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EFSA Panel Report on Vaccination Against Avian Influenza


In a response to a request by the European Food Safety Agency, a panel on Animal Health and Welfare in conjunction with the European Union Reference Laboratory for Avian Influenza prepared a report on available vaccines and vaccination strategies against highly pathogenic avian influenza.  The terms of reference for the report published on Oct 10th * considered:


  • The range of available vaccines


  • Specific approaches to vaccination given available data from the Netherlands, Italy and France.


At the outset it is noted that most of the published studies dealt with chickens although France acquired data on waterfowl with all three nations reporting information on vaccine efficacy and post-vaccination transmission.


The report outlined the characteristics of both inactivated adjuvanted oil emulsion vaccines, and vector vaccines that are both commercially available. More advanced nucleic acid products are currently under development.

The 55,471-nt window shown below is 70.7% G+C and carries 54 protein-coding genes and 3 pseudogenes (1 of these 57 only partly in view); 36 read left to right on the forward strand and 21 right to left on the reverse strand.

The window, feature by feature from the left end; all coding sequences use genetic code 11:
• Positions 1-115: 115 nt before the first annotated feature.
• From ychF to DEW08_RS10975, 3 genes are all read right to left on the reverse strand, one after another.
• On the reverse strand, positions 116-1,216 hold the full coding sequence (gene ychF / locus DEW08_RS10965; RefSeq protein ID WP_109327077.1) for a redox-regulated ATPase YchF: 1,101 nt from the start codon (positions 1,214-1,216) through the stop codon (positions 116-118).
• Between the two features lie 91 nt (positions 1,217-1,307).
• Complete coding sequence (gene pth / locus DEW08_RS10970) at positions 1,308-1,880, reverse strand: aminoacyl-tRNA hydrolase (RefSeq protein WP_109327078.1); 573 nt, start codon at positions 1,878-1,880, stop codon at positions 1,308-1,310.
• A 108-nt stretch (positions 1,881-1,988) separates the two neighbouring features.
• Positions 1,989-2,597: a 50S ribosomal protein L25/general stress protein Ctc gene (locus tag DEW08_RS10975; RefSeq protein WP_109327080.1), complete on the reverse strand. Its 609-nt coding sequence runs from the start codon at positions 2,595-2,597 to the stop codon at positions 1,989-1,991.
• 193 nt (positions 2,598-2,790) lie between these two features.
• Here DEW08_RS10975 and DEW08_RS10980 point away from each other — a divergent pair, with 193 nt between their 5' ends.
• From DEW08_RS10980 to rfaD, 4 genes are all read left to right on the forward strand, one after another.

Vaccine efficiency was determined using a logistic regression model.  The study recognized that there is inadequate information on the duration of protection.  Generally, immunity in a flock is attained two weeks following primary administration but HVT-vectored vaccines required four weeks for durable protection.  Successive vaccinations using inactivated vaccine are required to protect domestic waterfowl. 


The model to determine that a vaccine would prevent sustained transmission showed a 0.82 probability of achieving 90 percent protection. This strongly suggests that most vaccines evaluated would reduce transmission of H5Nx clade in chickens under experimental conditions.  Vaccine efficiency is dependent on antigenic match between vaccine strain and circulating field virus.  In evaluating serologic response, the report determined an association between HI titers and protection against transmission especially in chickens immunized with an inactivated vaccine.  This finding is consistent with the experience recently gained in Mexico where inactivated vaccines administered to flocks of laying hens was effective in decreasing the incidence rate of outbreaks. Subsequent reintroduction of virus into previously affected areas by migratory waterfowl was recently detected through surveillance. It will be interesting to ascertain whether previously immunized flocks are protected from inevitable field challenge.